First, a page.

Passing the Baton: Flo Jo, Sha’Carri Richardson and Inheriting “Runnin’ Space”

Al Joyner, after the untimely death of his wife, the woman affectionately known as “Flo Jo,” noted that she “passed the ultimate drug test.” In the late 80s, Flo Jo would become the fastest woman in the world, a title that rightfully revealed a lifetime of hard work but engendered predictable scrutiny from anti-black adversaries.

Black greatness has continuously engendered skepticism from those whose existence relies on racist mythos. Thus, the drug-use allegations that attached themselves to Flo jo immediately after earning the gold medal reflect the anxiety of many who believe that blacks should always place behind whites, if they place at all.

The myth of meritocracy exists solely to incite the mythos of white greatness. They get it because they “earned” it. I use the term “earned” here loosely because white settler mythos begins with abduction and theft obscured with colonial use of the word “conquered.” The myth of meritocracy says that the African-adjacent work hard to get what the black collective only attains in deception or theft.

The deflection is real.

The pervasive national belief with regards to Africans in America (and everywhere else) is that “you cannot do it by yourself, but , with regard to any negative circumstance or experience, you did it to yourself.” For Flo Jo, under the gaze of white mythos, could not have won the race without drugs, and this same gaze posits her untimely death as of her own volition. This heartless gaze exists solely for the self and esteem of the African-adjacent, and constitutes the inheritance of the American dream and those dreamt into a faux inferiority.

Black greatness creates what black poet and professor Sterling A Brown called “runnin’ space” where the anti-black actualize the depths of a baseless cultural inheritance. But while this remains what our adversaries run toward, perhaps this is a not so gentle reminder that we must run away from whites attempting to shape the black narrative.

Sha’Carri Richardson inherits the racial skepticism that follows black greatness and the racial gloating that follows confirming this mythos as true. This inheritance makes the societal meditation on what the world perceives as her downfall greater than that which surrounded her triumphs.

Though marijuana is not a steroid, the racial anxiety that seeks to discount Richardson’s talent by any means necessary regards this test result as indicative of other foreign substances. This belief is, of course, a reach, but its function is to appease the fragile self and esteem that only exists if black greatness proves to be the result of man-made enhancements.

Additionally, it feels remiss not to mention another way in which the white gaze attempts to deviate from black greatness. Meditation on black female physical appearance is a common deviation from the depths of her talents. This covert form of ridicule is also what Sha’Carri inherits from Flo Jo, and the countless black women circumscribed to a racist gaze that refuses to see them. Whether Ayanna Pressley’s hair, Michelle Obama’s derriere, or Flo Jo and Sha’Carri’s nails, the black woman remains confined to the superficial to ignore her as a complex being of substance.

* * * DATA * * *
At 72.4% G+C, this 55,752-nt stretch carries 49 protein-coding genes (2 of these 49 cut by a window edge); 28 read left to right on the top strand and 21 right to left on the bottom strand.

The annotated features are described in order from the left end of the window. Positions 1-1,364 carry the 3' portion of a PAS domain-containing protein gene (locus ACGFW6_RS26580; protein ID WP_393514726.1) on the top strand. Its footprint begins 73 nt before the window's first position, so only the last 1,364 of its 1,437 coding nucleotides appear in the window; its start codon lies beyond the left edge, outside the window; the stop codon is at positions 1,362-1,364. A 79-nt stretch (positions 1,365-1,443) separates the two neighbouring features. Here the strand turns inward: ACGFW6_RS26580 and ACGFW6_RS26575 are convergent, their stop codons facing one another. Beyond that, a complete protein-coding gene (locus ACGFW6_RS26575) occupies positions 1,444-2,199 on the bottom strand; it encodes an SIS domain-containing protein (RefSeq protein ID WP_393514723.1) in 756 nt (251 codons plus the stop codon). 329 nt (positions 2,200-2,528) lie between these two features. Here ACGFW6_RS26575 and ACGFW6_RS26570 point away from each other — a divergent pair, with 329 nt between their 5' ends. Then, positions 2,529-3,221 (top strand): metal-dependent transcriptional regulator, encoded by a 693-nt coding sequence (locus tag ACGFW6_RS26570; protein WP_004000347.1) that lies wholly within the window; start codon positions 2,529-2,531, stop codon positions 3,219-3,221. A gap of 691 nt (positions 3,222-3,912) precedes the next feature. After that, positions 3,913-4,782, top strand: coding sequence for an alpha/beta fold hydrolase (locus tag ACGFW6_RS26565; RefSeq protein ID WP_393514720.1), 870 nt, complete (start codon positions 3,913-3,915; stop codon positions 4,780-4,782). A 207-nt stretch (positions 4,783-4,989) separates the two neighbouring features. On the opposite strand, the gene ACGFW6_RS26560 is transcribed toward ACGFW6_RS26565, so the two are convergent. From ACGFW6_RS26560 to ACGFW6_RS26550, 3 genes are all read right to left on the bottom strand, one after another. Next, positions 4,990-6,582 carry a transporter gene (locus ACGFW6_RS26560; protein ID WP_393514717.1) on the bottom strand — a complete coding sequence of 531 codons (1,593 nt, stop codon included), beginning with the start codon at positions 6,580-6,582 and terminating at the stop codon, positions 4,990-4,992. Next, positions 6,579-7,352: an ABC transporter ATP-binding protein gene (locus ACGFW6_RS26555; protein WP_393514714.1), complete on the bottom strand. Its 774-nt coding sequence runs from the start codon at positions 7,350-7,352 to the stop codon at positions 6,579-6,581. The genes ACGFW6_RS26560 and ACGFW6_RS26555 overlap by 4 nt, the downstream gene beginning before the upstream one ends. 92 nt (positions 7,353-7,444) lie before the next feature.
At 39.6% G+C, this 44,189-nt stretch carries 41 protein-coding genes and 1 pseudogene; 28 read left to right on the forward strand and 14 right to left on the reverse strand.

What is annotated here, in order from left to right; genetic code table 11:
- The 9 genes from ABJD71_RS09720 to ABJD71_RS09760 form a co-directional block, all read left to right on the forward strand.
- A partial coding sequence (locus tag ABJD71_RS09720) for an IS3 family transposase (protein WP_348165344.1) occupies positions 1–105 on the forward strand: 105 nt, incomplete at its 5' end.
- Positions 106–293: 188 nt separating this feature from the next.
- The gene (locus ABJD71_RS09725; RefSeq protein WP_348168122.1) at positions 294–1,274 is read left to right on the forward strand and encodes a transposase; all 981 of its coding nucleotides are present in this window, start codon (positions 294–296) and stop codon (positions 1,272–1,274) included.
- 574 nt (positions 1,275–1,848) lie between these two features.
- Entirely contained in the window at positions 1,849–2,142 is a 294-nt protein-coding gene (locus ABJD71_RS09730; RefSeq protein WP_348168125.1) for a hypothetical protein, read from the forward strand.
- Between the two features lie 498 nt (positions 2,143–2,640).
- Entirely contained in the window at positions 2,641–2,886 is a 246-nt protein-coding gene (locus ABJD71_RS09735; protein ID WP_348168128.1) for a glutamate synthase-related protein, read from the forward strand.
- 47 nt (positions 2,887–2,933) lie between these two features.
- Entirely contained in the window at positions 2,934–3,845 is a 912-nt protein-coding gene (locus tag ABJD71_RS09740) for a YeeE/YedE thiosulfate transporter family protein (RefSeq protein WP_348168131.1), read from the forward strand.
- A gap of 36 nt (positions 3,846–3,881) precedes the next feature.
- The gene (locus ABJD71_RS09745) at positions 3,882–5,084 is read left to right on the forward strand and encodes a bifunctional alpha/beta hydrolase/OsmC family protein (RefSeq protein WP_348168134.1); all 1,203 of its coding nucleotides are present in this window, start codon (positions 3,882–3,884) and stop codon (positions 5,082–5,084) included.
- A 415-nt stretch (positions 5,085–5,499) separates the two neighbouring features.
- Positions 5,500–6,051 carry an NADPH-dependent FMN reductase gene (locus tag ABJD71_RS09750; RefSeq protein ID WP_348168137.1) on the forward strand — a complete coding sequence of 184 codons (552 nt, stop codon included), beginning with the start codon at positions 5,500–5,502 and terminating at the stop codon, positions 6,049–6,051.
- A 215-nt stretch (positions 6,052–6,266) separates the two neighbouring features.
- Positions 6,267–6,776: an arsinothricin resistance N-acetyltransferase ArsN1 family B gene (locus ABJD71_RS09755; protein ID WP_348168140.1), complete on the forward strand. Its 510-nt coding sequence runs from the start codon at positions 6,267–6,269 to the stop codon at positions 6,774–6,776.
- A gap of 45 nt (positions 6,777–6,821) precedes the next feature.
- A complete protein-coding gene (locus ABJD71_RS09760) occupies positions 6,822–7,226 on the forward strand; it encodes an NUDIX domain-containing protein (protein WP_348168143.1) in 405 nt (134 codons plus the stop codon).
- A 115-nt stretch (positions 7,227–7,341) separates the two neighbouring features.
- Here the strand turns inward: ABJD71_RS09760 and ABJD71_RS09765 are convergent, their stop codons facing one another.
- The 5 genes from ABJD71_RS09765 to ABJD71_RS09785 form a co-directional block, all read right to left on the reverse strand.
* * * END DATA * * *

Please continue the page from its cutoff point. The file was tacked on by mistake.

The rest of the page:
Collaboratively, the media’s treatment of Flo Jo, Richardson, and the countless black women relegated on a national or local level, delineate an anxiety surrounding black people as personifying American greatness. This anxiety, of course, corresponds to the obscured anxiety surrounding those of African-descent as Americans at all. Given that American remains firmly ingrained in black subjugation, these images undermine four hundred years of white settle mythos. Thus, social denigration and systemic deviation is the African-adjacent’s desperate attempt to ensure their nation survives the black truth buried beneath white fiction.

Moreover, I remain convinced that there will be little progress until the praise for black bodily performance ceases to supersede ownership and intellect. Praise for bodily performance illustrates the magical negro trope—a controlling image that binds blackness to national fantasy.

The “magic” of the magical negro, is, of course, national power to benefit from black people doing the “impossible” or the “incredible,” before anti-black forces make the reverie for their talents disappear into the runnin’ space of a racist nation.

One Comment Add yours

  1. Marijuana has long been weaponized to over police our neighborhoods, criminalize our bodies, undermine our talent, creativity, and skill as something other than brilliant, genius, or a supreme display of human excellence, and deprive us of wealth-generating opportunities even as more states move to legalize it. But it’s the Australian “journalist’s” hateful spread of disinformation about Black women’s hair and nails that lets me know racism has no bottom. I really wished Sha’Carri Richardson would not have apologized but I also understand it’s more complex than that. Thanks for another outstanding post, sis. Keep saying the quiet parts out loud.

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